Once a month at HPA, the regular school schedule of quizzes and classes, physics and poetry, pauses for a day so that the community can engage in learning beyond the classroom. In January, HPA welcomed Dr. Jackson Katz to speak to HPA students, faculty, and parents about issues of gender equality and gender violence.
Katz is known internationally for his pioneering scholarship in this field, as well as his consulting work for professional sports teams and the military. In three separate highly-engaging talks that integrated personal narrative and current research, Katz asked his audiences to consider a range of issues: the idea that gender equality is as much a men’s issue as it is a women’s issue, how our culture and media can define masculinity in harmful ways, and the “bystander” approach to the prevention of sexual violence.
In the debriefing sessions afterwards, students had an opportunity in small groups to ask questions and reflect on what they heard; for example, a group of ninth graders noted how Katz’s framing of the issues got them to thoughtfully consider a topic that can cause confusion or discomfort.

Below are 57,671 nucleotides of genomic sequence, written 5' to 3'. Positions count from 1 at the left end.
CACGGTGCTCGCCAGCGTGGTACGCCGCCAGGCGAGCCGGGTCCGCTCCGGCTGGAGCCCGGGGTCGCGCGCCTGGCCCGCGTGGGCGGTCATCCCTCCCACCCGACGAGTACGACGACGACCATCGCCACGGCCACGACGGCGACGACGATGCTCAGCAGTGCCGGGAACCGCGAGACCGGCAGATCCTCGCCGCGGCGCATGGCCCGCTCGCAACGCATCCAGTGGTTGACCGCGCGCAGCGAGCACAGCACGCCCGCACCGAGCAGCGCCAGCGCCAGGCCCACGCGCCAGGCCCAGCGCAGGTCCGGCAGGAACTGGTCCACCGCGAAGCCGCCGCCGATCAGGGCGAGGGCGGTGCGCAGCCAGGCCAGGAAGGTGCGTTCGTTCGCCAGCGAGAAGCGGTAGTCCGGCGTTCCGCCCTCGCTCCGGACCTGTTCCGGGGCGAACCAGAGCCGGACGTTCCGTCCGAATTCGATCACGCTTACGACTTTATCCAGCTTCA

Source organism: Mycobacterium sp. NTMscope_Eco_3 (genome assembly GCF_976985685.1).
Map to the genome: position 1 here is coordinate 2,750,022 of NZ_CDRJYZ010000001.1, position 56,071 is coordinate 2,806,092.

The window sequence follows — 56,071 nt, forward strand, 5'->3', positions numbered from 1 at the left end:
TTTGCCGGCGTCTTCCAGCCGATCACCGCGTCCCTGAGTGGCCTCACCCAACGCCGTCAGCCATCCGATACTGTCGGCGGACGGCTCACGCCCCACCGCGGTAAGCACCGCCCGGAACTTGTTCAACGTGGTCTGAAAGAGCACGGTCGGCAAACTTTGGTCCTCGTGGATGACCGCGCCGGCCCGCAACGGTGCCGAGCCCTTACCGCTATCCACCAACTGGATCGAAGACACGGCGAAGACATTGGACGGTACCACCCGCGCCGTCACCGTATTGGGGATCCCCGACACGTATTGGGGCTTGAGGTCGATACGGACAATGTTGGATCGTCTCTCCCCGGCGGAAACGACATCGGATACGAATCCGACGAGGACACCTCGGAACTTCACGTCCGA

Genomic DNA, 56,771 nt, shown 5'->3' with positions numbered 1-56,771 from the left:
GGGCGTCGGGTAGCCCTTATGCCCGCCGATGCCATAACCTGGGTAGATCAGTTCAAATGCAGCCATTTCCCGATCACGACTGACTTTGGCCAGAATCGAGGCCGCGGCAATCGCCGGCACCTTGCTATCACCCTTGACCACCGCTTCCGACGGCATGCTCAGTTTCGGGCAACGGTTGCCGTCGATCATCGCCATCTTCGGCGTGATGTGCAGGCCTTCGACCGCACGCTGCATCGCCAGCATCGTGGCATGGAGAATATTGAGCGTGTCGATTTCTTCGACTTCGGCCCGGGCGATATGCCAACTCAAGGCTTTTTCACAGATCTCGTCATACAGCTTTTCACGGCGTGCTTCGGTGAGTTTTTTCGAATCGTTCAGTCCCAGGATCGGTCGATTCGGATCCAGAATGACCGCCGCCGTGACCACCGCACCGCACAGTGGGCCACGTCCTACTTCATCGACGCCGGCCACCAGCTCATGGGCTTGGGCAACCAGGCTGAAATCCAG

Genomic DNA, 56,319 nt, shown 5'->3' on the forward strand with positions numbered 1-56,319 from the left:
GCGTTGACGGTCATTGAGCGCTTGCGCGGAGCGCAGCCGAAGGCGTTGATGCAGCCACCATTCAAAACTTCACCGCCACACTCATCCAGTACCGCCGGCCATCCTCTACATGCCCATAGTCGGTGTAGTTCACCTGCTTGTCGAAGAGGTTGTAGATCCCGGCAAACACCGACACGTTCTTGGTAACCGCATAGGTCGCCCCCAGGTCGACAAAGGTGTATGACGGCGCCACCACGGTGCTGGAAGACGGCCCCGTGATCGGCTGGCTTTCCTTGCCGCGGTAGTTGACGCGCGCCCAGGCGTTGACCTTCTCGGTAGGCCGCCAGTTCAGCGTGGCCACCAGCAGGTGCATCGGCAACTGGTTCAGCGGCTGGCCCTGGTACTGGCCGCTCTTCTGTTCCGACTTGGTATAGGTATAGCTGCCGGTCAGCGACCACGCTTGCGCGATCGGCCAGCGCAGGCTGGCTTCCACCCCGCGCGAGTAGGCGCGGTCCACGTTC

Why do we take time out to address these issues? Education’s purpose is to help us think critically, to create thoughtful citizens in a complex world. We have to be bold.”
—Dr. Jackson Katz
HPA’s readiness to engage in a topic of such complexity and significance can be attributed to the leadership of Sarah Schorn ’98, director of student affairs, and Crystal Sebastian, Upper School health and wellness coordinator. Schorn and Sebastian met Dr. Katz at a Harvard conference two years ago, where they were presenting on HPA’s progress confronting issues of gender equality and violence. After hearing Katz speak, they asked him if he’d be interested in bringing his message to the Big Island.
“We knew it was a stretch to ask an expert of his stature to come to our school,” noted Sebastian, “but we also knew it would be transformative.” Schorn explained that Dr. Katz’s visit is part of HPA’s ongoing effort to increase preventative education in this challenging landscape of gender and the media. “It’s about getting our students to see that issues of equity and justice are human issues,” Schorn added. “As educators, we want our students to be change-makers.”